We hold these truths to be self-evident. Catherine Russell is a serious creator of joy — part of the pursuit of happiness.
She proved it again last night in her first set at Dizzy’s Club Coca C0la (part of Jazz at Lincoln Center, high above the Manhattan panorama). Catherine had four of her friends in sweet support: Mark Shane, piano; Matt Munisteri, guitar and six-string banjo; Lee Hudson, string bass; Mark McLean, drums. Their hour-long performance was varied, satisfying, light-hearted, and deep.
Much of her repertoire comes from two places: the blues, naughty, sad or springtly, from the Twenties to the Fifties; swing tunes from the great golden age. So Catherine gave us the blues by singing songs associated with Lil Green, Little Willie John, Dinah Washington, Wynonie Harris (ROMANCE IN THE DARK, I’m STICKIN’ TO YOU, MY MAN’S AN UNDERTAKER, and WHISKEY ON THE SHELF), moving from deep intimacy to mock-threat to a Dionysiac rent party.
In her swing mode, she romped through SHAKE THAT THING, EVERYBODY LOVES MY BABY, invited us into a cab for DROP ME OFF IN HARLEM, made the room tilt with Ida Cox’s YOU GOT TO SWING AND SWAY and the Ellington-Strayhorn I’M CHECKIN’ OUT, GOOM-BYE. (Had Catherine been born a hundred years ago, she would be one of the deities of the Swing Era.)
But there’s a third side to Catherine that might be overlooked — that she is a peerless singer of love ballads — whether the object of devotion is a landscape (the touching EV’NTIDE by Hoagy Carmichael for Louis Armstrong) or a person (LUCILLE, written by Catherine’s father, pianist Luis Russell, for Louis to sing about his wife). In these songs, we heard a deep vein of tenderness, of love without irony being conveyed directly through Catherine’s voice.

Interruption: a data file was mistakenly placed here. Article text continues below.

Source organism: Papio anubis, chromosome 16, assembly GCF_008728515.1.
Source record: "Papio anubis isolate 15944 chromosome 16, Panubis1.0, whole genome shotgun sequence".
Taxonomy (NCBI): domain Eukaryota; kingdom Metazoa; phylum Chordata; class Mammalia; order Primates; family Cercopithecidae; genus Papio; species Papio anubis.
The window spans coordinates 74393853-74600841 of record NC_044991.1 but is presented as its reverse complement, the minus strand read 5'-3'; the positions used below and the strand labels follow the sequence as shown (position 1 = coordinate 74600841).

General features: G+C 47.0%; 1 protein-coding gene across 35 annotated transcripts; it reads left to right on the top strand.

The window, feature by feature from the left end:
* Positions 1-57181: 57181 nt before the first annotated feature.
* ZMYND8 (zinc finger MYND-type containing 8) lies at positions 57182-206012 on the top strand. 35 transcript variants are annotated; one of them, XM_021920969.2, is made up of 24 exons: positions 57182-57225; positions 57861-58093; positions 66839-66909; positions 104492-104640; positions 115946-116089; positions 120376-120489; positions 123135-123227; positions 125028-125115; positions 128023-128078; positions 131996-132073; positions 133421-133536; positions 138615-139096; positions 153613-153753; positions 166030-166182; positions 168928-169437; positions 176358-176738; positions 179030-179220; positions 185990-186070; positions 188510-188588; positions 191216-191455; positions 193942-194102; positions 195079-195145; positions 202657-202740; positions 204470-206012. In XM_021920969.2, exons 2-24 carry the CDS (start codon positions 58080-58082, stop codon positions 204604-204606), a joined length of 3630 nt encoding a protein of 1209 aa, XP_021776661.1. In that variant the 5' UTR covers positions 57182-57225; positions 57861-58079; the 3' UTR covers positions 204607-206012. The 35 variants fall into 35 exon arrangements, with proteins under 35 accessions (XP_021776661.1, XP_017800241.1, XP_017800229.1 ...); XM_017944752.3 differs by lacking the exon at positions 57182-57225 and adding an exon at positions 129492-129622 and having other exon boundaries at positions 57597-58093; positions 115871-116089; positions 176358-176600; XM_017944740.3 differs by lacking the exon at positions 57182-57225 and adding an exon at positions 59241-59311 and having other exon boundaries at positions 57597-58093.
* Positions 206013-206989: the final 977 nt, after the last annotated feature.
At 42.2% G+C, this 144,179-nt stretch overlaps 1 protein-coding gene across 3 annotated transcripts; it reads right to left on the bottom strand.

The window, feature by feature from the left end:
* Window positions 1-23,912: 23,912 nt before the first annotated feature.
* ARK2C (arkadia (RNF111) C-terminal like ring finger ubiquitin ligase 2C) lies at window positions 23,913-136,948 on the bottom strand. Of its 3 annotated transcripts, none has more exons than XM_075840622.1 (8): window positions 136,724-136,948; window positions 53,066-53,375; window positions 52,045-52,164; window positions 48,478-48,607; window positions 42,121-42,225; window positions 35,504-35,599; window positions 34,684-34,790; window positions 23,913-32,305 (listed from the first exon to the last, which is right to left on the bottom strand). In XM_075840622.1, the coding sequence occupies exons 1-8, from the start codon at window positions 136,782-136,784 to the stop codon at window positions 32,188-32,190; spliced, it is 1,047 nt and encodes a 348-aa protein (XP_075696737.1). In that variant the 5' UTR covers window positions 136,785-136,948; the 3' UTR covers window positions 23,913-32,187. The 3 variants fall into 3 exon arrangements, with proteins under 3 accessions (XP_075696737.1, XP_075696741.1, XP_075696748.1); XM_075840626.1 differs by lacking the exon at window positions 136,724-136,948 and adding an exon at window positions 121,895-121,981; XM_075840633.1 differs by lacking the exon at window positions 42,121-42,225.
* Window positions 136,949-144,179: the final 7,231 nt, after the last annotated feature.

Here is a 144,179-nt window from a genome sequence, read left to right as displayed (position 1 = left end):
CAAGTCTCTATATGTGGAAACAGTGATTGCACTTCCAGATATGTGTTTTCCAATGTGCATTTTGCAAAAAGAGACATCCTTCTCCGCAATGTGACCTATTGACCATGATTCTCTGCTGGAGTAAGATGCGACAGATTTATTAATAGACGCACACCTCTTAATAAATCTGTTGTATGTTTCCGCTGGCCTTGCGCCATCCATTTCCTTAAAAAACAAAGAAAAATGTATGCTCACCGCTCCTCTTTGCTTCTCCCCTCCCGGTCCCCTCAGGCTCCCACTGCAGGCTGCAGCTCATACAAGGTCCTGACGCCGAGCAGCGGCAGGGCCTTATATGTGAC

And what a voice! She moves from a dark lower register to a trumpetlike delivery, rising to gospel / rhythm ‘n’ blues drama at her top. It’s a delight to hear her deliver a melody, apparently as written, but with subtle reshapings that deliver it anew, improvising in ways that always serve the song. Catherine’s swing quartet was simply delightful — starting the evening with a rocking yet leisurely exploration of ROSETTA — masters at play.
Here she is in March — with the Bohem Ragtime Jazz Band in Hungary and the great trumpeter Herbert Christ — offering us the NEW CALL OF THE FREAKS (reaching back to father Luis Russell’s searing hot band of 1929-30. students of lyric poetry will also want to memorize the refrain: “Stick out your can / Here comes the garbage man,” words to live by:
Catherine is a treasure. Her stint at Dizzy’s is from Thursday, April 25, to Sunday, the 28th. She turns timid, quiet audiences into swing enthusiasts — in the most delicious subtle ways.
May your happiness increase.